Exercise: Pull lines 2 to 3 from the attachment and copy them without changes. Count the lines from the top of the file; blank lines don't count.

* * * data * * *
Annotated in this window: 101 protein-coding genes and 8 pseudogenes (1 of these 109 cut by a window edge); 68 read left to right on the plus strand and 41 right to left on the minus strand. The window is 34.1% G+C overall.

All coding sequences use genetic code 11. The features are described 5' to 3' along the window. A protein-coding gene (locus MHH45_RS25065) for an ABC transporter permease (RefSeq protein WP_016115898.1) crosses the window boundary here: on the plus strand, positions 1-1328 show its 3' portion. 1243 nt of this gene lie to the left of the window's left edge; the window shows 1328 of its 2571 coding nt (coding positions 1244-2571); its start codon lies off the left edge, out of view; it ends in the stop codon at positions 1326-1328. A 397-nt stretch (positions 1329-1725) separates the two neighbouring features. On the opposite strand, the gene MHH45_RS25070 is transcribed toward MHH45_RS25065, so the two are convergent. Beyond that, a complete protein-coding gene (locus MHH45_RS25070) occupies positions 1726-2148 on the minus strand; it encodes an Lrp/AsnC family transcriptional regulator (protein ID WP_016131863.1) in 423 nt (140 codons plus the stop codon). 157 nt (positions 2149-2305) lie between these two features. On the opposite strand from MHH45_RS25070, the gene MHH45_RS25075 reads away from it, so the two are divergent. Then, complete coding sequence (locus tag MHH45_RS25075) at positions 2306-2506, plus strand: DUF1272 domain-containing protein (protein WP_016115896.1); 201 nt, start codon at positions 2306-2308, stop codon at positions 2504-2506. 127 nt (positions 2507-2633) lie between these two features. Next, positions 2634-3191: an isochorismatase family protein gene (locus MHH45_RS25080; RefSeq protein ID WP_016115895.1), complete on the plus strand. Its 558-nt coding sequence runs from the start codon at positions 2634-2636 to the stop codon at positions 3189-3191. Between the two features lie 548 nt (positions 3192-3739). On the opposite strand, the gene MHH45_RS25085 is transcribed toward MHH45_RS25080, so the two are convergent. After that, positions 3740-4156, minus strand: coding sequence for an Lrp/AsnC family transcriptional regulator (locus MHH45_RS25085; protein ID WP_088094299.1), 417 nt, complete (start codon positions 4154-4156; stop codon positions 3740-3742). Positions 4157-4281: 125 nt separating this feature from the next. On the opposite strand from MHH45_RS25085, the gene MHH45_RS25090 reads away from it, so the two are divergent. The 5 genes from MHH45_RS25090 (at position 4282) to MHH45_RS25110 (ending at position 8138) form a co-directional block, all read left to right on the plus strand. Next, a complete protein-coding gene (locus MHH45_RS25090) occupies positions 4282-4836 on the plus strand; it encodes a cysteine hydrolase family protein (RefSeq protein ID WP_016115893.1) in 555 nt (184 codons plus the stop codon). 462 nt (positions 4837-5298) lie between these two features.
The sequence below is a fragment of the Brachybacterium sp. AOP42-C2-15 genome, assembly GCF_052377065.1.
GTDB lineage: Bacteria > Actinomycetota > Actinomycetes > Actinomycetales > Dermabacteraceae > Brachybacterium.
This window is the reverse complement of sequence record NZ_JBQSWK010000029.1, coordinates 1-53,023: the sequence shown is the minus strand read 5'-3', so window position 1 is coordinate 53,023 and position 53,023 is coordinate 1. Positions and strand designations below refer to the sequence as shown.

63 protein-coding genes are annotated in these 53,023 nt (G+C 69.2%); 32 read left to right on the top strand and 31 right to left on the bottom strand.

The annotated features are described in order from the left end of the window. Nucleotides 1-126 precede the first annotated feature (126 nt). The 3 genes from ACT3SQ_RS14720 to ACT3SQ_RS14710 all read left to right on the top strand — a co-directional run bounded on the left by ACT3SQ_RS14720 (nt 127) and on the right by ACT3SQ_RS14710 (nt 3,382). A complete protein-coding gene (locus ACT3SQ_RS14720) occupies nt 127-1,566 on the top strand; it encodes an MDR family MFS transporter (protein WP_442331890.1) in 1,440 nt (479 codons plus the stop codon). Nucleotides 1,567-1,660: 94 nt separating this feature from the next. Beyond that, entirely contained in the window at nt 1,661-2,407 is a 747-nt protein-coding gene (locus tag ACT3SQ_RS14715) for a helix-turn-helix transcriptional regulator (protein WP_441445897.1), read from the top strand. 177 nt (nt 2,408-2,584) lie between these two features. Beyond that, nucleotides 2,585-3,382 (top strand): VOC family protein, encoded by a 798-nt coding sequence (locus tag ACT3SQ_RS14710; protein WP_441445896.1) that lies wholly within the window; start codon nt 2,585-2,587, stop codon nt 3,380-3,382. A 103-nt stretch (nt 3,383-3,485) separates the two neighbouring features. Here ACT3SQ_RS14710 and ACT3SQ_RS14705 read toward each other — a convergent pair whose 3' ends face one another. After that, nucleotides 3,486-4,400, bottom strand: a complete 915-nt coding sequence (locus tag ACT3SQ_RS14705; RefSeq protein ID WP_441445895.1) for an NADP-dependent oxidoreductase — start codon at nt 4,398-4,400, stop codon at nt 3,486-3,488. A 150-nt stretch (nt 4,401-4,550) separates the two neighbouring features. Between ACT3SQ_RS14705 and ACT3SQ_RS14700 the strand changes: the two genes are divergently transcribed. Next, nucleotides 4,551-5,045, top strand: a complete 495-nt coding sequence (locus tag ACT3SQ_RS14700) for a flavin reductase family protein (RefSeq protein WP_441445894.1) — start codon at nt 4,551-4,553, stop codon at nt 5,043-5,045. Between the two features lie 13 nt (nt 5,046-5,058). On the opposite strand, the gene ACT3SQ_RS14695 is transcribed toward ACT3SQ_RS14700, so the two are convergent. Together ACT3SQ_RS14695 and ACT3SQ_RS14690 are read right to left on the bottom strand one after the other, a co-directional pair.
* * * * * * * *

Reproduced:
All coding sequences use genetic code 11. The features are described 5' to 3' along the window. A protein-coding gene (locus MHH45_RS25065) for an ABC transporter permease (RefSeq protein WP_016115898.1) crosses the window boundary here: on the plus strand, positions 1-1328 show its 3' portion. 1243 nt of this gene lie to the left of the window's left edge; the window shows 1328 of its 2571 coding nt (coding positions 1244-2571); its start codon lies off the left edge, out of view; it ends in the stop codon at positions 1326-1328. A 397-nt stretch (positions 1329-1725) separates the two neighbouring features. On the opposite strand, the gene MHH45_RS25070 is transcribed toward MHH45_RS25065, so the two are convergent. Beyond that, a complete protein-coding gene (locus MHH45_RS25070) occupies positions 1726-2148 on the minus strand; it encodes an Lrp/AsnC family transcriptional regulator (protein ID WP_016131863.1) in 423 nt (140 codons plus the stop codon). 157 nt (positions 2149-2305) lie between these two features. On the opposite strand from MHH45_RS25070, the gene MHH45_RS25075 reads away from it, so the two are divergent. Then, complete coding sequence (locus tag MHH45_RS25075) at positions 2306-2506, plus strand: DUF1272 domain-containing protein (protein WP_016115896.1); 201 nt, start codon at positions 2306-2308, stop codon at positions 2504-2506. 127 nt (positions 2507-2633) lie between these two features. Next, positions 2634-3191: an isochorismatase family protein gene (locus MHH45_RS25080; RefSeq protein ID WP_016115895.1), complete on the plus strand. Its 558-nt coding sequence runs from the start codon at positions 2634-2636 to the stop codon at positions 3189-3191. Between the two features lie 548 nt (positions 3192-3739). On the opposite strand, the gene MHH45_RS25085 is transcribed toward MHH45_RS25080, so the two are convergent. After that, positions 3740-4156, minus strand: coding sequence for an Lrp/AsnC family transcriptional regulator (locus MHH45_RS25085; protein ID WP_088094299.1), 417 nt, complete (start codon positions 4154-4156; stop codon positions 3740-3742). Positions 4157-4281: 125 nt separating this feature from the next. On the opposite strand from MHH45_RS25085, the gene MHH45_RS25090 reads away from it, so the two are divergent. The 5 genes from MHH45_RS25090 (at position 4282) to MHH45_RS25110 (ending at position 8138) form a co-directional block, all read left to right on the plus strand. Next, a complete protein-coding gene (locus MHH45_RS25090) occupies positions 4282-4836 on the plus strand; it encodes a cysteine hydrolase family protein (RefSeq protein ID WP_016115893.1) in 555 nt (184 codons plus the stop codon). 462 nt (positions 4837-5298) lie between these two features.
The sequence below is a fragment of the Brachybacterium sp. AOP42-C2-15 genome, assembly GCF_052377065.1.